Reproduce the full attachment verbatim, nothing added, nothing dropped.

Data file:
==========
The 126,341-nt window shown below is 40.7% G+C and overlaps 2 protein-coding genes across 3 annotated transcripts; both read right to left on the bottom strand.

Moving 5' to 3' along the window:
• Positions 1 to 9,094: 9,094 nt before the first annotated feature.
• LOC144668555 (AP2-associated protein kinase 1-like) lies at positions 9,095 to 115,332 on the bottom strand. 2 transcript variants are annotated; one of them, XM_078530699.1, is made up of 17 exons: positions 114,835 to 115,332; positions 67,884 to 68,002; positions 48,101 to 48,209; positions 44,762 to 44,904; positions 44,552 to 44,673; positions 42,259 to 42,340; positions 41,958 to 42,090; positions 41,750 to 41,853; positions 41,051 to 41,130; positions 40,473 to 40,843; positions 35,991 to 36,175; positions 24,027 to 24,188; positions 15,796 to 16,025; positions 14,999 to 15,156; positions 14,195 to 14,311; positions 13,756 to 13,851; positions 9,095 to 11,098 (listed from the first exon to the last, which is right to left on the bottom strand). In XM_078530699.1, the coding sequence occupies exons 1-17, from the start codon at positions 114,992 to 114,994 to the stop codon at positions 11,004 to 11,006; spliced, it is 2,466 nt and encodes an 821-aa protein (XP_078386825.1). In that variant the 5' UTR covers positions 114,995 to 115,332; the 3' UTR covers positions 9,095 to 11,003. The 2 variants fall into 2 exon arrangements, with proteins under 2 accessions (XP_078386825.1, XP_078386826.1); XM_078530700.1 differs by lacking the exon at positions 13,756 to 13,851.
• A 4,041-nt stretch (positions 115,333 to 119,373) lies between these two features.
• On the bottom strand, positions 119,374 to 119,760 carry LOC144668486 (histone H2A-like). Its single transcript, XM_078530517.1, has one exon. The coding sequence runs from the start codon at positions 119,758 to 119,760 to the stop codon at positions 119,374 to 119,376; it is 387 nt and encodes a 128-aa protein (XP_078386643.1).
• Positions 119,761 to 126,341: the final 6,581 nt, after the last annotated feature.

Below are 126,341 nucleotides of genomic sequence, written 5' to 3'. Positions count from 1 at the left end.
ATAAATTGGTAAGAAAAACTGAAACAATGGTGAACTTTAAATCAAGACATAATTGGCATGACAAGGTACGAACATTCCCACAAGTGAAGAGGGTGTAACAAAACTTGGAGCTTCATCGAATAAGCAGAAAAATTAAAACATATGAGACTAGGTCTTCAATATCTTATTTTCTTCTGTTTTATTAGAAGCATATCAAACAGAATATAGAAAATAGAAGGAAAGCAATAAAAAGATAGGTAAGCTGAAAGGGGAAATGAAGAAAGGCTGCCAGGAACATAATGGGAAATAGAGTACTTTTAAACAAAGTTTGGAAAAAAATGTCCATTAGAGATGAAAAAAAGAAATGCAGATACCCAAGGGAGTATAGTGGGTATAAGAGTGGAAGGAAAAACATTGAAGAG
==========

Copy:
The 126,341-nt window shown below is 40.7% G+C and overlaps 2 protein-coding genes across 3 annotated transcripts; both read right to left on the bottom strand.

Moving 5' to 3' along the window:
• Positions 1 to 9,094: 9,094 nt before the first annotated feature.
• LOC144668555 (AP2-associated protein kinase 1-like) lies at positions 9,095 to 115,332 on the bottom strand. 2 transcript variants are annotated; one of them, XM_078530699.1, is made up of 17 exons: positions 114,835 to 115,332; positions 67,884 to 68,002; positions 48,101 to 48,209; positions 44,762 to 44,904; positions 44,552 to 44,673; positions 42,259 to 42,340; positions 41,958 to 42,090; positions 41,750 to 41,853; positions 41,051 to 41,130; positions 40,473 to 40,843; positions 35,991 to 36,175; positions 24,027 to 24,188; positions 15,796 to 16,025; positions 14,999 to 15,156; positions 14,195 to 14,311; positions 13,756 to 13,851; positions 9,095 to 11,098 (listed from the first exon to the last, which is right to left on the bottom strand). In XM_078530699.1, the coding sequence occupies exons 1-17, from the start codon at positions 114,992 to 114,994 to the stop codon at positions 11,004 to 11,006; spliced, it is 2,466 nt and encodes an 821-aa protein (XP_078386825.1). In that variant the 5' UTR covers positions 114,995 to 115,332; the 3' UTR covers positions 9,095 to 11,003. The 2 variants fall into 2 exon arrangements, with proteins under 2 accessions (XP_078386825.1, XP_078386826.1); XM_078530700.1 differs by lacking the exon at positions 13,756 to 13,851.
• A 4,041-nt stretch (positions 115,333 to 119,373) lies between these two features.
• On the bottom strand, positions 119,374 to 119,760 carry LOC144668486 (histone H2A-like). Its single transcript, XM_078530517.1, has one exon. The coding sequence runs from the start codon at positions 119,758 to 119,760 to the stop codon at positions 119,374 to 119,376; it is 387 nt and encodes a 128-aa protein (XP_078386643.1).
• Positions 119,761 to 126,341: the final 6,581 nt, after the last annotated feature.

Below are 126,341 nucleotides of genomic sequence, written 5' to 3'. Positions count from 1 at the left end.
ATAAATTGGTAAGAAAAACTGAAACAATGGTGAACTTTAAATCAAGACATAATTGGCATGACAAGGTACGAACATTCCCACAAGTGAAGAGGGTGTAACAAAACTTGGAGCTTCATCGAATAAGCAGAAAAATTAAAACATATGAGACTAGGTCTTCAATATCTTATTTTCTTCTGTTTTATTAGAAGCATATCAAACAGAATATAGAAAATAGAAGGAAAGCAATAAAAAGATAGGTAAGCTGAAAGGGGAAATGAAGAAAGGCTGCCAGGAACATAATGGGAAATAGAGTACTTTTAAACAAAGTTTGGAAAAAAATGTCCATTAGAGATGAAAAAAAGAAATGCAGATACCCAAGGGAGTATAGTGGGTATAAGAGTGGAAGGAAAAACATTGAAGAG